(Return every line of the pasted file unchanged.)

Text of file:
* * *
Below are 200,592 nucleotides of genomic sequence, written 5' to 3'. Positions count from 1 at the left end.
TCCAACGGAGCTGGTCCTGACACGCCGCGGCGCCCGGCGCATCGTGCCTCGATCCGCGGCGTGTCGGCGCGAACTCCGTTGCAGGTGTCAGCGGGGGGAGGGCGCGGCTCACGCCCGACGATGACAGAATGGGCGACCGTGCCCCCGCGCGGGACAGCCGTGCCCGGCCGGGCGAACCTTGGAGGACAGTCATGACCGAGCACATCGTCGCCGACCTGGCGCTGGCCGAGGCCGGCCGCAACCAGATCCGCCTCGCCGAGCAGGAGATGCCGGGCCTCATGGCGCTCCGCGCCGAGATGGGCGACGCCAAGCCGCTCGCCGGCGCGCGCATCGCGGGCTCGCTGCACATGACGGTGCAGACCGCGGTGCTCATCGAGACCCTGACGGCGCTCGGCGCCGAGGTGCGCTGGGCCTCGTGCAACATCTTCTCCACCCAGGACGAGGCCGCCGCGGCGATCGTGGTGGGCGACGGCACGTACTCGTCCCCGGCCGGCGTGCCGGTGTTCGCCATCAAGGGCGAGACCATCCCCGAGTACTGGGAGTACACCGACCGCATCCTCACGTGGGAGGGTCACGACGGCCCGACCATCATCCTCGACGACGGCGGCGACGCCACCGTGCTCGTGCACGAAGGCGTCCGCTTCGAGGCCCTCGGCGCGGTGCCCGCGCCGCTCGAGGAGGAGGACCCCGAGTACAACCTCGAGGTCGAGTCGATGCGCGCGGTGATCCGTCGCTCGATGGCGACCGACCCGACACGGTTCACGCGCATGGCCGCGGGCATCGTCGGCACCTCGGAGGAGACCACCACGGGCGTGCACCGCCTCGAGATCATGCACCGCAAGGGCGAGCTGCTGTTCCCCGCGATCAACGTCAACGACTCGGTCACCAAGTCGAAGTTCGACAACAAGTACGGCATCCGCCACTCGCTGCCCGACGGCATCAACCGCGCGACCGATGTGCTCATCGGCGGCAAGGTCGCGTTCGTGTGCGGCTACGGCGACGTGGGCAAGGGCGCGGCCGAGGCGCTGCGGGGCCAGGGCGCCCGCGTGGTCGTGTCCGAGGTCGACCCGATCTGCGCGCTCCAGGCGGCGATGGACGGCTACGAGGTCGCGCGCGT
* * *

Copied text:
Below are 200,592 nucleotides of genomic sequence, written 5' to 3'. Positions count from 1 at the left end.
TCCAACGGAGCTGGTCCTGACACGCCGCGGCGCCCGGCGCATCGTGCCTCGATCCGCGGCGTGTCGGCGCGAACTCCGTTGCAGGTGTCAGCGGGGGGAGGGCGCGGCTCACGCCCGACGATGACAGAATGGGCGACCGTGCCCCCGCGCGGGACAGCCGTGCCCGGCCGGGCGAACCTTGGAGGACAGTCATGACCGAGCACATCGTCGCCGACCTGGCGCTGGCCGAGGCCGGCCGCAACCAGATCCGCCTCGCCGAGCAGGAGATGCCGGGCCTCATGGCGCTCCGCGCCGAGATGGGCGACGCCAAGCCGCTCGCCGGCGCGCGCATCGCGGGCTCGCTGCACATGACGGTGCAGACCGCGGTGCTCATCGAGACCCTGACGGCGCTCGGCGCCGAGGTGCGCTGGGCCTCGTGCAACATCTTCTCCACCCAGGACGAGGCCGCCGCGGCGATCGTGGTGGGCGACGGCACGTACTCGTCCCCGGCCGGCGTGCCGGTGTTCGCCATCAAGGGCGAGACCATCCCCGAGTACTGGGAGTACACCGACCGCATCCTCACGTGGGAGGGTCACGACGGCCCGACCATCATCCTCGACGACGGCGGCGACGCCACCGTGCTCGTGCACGAAGGCGTCCGCTTCGAGGCCCTCGGCGCGGTGCCCGCGCCGCTCGAGGAGGAGGACCCCGAGTACAACCTCGAGGTCGAGTCGATGCGCGCGGTGATCCGTCGCTCGATGGCGACCGACCCGACACGGTTCACGCGCATGGCCGCGGGCATCGTCGGCACCTCGGAGGAGACCACCACGGGCGTGCACCGCCTCGAGATCATGCACCGCAAGGGCGAGCTGCTGTTCCCCGCGATCAACGTCAACGACTCGGTCACCAAGTCGAAGTTCGACAACAAGTACGGCATCCGCCACTCGCTGCCCGACGGCATCAACCGCGCGACCGATGTGCTCATCGGCGGCAAGGTCGCGTTCGTGTGCGGCTACGGCGACGTGGGCAAGGGCGCGGCCGAGGCGCTGCGGGGCCAGGGCGCCCGCGTGGTCGTGTCCGAGGTCGACCCGATCTGCGCGCTCCAGGCGGCGATGGACGGCTACGAGGTCGCGCGCGT